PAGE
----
My personal view
* the first part of the article reflects my own subjective views and my personal perception over the facts stated
** this article has been written in English so it can also be accessible to students and teachers abroad
I probably should be proud or ecstatic or at least glad that I’m close to accomplishing a goal in my educational career.
But I’m not.
Looking back on the last four years, I can only feel disappointment. And the only pride I have is that it is going to be over soon.
In my first year at the university, I expected things to be interesting, challenging, exciting. I wanted to study computer science since I was 15. I expected all students would be challenge to research, to innovate, to come up with practical solutions to practical problems.
Nothing could be further from the truth.
We were leveled. I think that’s the best word. We were encouraged, if not forced to be the same. To attend the same courses, with little or no choice for what students consider most interesting. Don’t make the mistake of confusing “being the same” for “team spirit”. Not by far. We were almost always given individual assignments, with strict policy against working with each other, helping each other on homework projects.
In most cases, all students were given the same assignments, with little or no room for choice, innovation or any kind of personal touch (like choosing a subject for a project).
Let’s get one thing straight: computer science is a vast field. It includes electronics, networking, object oriented programming, service based architecture, distributed and parallel programming, web programming, web design, interface and usability design, mobile devices, numerical methods and so much more. You can’t be good at all of them. And you most definitely can’t be the best in more than say… two fields.
Nevertheless, the curriculum at PUB basically prevents us for choosing what we’re interested in the first three years of study. That’s right. All the hard, serious subject are mandatory. And the only choice one has is between subjects that bear little importance and are treated by students and teaching staff as irrelevant (marketing, the history of religion, economy, cognitive philosophy).
Before entering the second year, I and a friend of mine made an appointment with the faculty dean’s office, to see if he can approve exchanging a particular course (Analogue Electronics) with another course from another faculty (Numerical Methods). We were told that such thing was impossible and that we can’t exchange such an important course as Analogue Electronics for … well … basically anything. I and my friend accepted the facts, even though we had no interest/skill in anything doing with electronics.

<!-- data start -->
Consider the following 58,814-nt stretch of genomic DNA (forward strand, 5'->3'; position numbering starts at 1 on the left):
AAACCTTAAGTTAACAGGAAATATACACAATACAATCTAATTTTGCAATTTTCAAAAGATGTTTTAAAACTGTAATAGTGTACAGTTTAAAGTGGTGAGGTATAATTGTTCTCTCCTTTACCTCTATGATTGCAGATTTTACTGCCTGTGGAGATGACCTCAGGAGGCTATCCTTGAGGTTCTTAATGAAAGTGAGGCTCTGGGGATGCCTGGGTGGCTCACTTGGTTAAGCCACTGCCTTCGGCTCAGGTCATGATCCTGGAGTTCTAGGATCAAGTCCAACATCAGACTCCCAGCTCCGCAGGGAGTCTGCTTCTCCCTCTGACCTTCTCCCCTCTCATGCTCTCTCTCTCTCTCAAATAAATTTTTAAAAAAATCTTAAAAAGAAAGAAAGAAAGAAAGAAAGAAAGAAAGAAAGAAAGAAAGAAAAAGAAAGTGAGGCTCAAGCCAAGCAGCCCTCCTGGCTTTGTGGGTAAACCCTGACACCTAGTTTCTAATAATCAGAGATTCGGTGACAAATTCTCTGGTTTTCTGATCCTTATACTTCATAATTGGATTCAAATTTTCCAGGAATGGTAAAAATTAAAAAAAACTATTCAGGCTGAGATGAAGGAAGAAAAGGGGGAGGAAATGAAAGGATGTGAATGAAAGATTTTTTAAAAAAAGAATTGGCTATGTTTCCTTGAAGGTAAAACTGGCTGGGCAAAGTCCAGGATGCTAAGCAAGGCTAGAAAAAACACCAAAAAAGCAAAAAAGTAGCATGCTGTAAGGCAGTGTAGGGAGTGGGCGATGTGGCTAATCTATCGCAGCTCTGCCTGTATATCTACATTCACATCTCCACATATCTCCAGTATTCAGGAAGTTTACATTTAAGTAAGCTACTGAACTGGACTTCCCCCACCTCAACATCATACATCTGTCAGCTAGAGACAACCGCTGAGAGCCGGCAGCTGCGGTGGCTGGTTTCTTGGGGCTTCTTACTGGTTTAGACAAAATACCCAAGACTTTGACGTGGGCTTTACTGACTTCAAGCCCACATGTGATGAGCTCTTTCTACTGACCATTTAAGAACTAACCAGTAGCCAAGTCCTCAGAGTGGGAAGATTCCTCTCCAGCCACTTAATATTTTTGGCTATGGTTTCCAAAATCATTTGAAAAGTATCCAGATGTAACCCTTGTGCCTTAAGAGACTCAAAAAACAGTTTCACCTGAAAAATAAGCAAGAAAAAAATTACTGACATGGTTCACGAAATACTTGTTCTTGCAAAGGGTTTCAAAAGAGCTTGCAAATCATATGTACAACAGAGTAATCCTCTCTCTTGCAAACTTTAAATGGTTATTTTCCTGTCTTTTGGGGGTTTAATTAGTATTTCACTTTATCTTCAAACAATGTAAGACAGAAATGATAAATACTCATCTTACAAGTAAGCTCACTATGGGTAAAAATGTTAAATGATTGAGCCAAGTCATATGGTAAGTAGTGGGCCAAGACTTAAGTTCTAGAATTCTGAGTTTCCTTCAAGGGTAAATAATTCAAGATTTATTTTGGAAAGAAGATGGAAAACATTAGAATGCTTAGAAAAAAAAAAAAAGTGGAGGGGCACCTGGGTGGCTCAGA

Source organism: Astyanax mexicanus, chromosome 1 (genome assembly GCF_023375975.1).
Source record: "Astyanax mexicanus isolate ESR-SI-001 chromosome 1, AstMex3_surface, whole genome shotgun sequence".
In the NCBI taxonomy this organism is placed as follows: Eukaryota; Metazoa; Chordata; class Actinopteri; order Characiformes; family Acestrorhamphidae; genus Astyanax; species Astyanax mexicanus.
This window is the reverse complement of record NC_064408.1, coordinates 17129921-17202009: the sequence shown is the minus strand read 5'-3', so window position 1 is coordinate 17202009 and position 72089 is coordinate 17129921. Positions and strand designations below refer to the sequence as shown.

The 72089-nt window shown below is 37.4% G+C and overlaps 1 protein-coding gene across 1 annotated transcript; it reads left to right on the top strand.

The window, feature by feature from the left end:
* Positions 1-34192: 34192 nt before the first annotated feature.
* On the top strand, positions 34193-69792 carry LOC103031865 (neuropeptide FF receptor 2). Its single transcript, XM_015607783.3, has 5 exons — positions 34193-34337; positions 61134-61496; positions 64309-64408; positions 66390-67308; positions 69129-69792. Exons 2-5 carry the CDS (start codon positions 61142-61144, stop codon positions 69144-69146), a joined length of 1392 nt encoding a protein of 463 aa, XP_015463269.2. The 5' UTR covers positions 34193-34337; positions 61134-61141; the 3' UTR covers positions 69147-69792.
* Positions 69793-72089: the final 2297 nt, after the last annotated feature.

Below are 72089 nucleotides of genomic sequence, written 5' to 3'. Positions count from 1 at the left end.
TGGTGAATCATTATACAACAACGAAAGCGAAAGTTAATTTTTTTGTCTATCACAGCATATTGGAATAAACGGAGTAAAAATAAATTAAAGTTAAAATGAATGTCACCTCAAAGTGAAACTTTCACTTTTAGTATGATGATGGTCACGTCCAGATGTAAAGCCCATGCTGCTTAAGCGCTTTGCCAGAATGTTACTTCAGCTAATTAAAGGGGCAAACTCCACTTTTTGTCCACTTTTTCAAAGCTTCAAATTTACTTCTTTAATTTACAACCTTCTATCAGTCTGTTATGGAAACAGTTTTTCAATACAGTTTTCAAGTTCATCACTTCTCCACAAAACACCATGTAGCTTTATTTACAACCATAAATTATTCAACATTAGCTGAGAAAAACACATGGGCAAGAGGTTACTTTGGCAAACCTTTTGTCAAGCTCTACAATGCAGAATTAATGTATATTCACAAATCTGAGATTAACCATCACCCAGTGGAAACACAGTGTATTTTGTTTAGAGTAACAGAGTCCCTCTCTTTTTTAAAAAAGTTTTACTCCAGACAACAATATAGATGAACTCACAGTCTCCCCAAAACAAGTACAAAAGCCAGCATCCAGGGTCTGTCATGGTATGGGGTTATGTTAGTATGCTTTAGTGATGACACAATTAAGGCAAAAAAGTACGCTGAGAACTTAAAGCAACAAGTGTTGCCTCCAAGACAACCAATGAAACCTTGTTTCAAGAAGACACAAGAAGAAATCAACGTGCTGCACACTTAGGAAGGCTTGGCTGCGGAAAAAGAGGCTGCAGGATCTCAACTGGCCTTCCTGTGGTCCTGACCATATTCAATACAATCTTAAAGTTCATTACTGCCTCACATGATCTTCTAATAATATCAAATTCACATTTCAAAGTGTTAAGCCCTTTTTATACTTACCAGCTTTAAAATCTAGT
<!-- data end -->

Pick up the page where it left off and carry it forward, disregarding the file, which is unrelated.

I have passed both electronics exams from the first try. To this day, I have no concern about and no knowledge of the inner and outer working of the transistor. And I’d like to keep it that way.
Throughout the first three years I went from excitement to disappointment over and over again, as I still hoped things will get better, more interesting, more practical, more hands-on, more challenging. But they didn’t. Some courses sounded great, but they all were just the same: the same piece of homework for all students (not projects, it was called homework), the same lack of preoccupation for practical problems and the same obsession for theoretical/didactic examples repeated over and over again.
It is said that “Loosing all hope is freedom”. My recent experience showed that to be true.
For the forth and final year we chose our specialization. There were five:
- C1 – computing system architecture (networking, distributed and parallel computing, VLSI)
- C2 – embedded systems (multi-processor architectures; signal processing; fault tolerance;
- C3 – compilers, operating systems, artificial intelligence
- C4– artificial intelligence, automated learning, graphic manipulation
- C5 – information technology: databases, software project management, web programming, e-commerce, integrating information systems
At first glance, C4 sounded most promising to me: I always was fascinated by what artificial intelligence can become and I also did a lot of experimentation with graphical manipulation in high school.
C3 was by far the most popular and the hardest specialization.
But the first three year at PUB taught me that if it sounds too good to be true, it probably is too good to be true.
So I chose C5 – not because it was fascinated, but because it sounded practical, hands-on and applicable in the real world for … you know… real problems. And it was the best academic choice ever. (I strongly recommend it).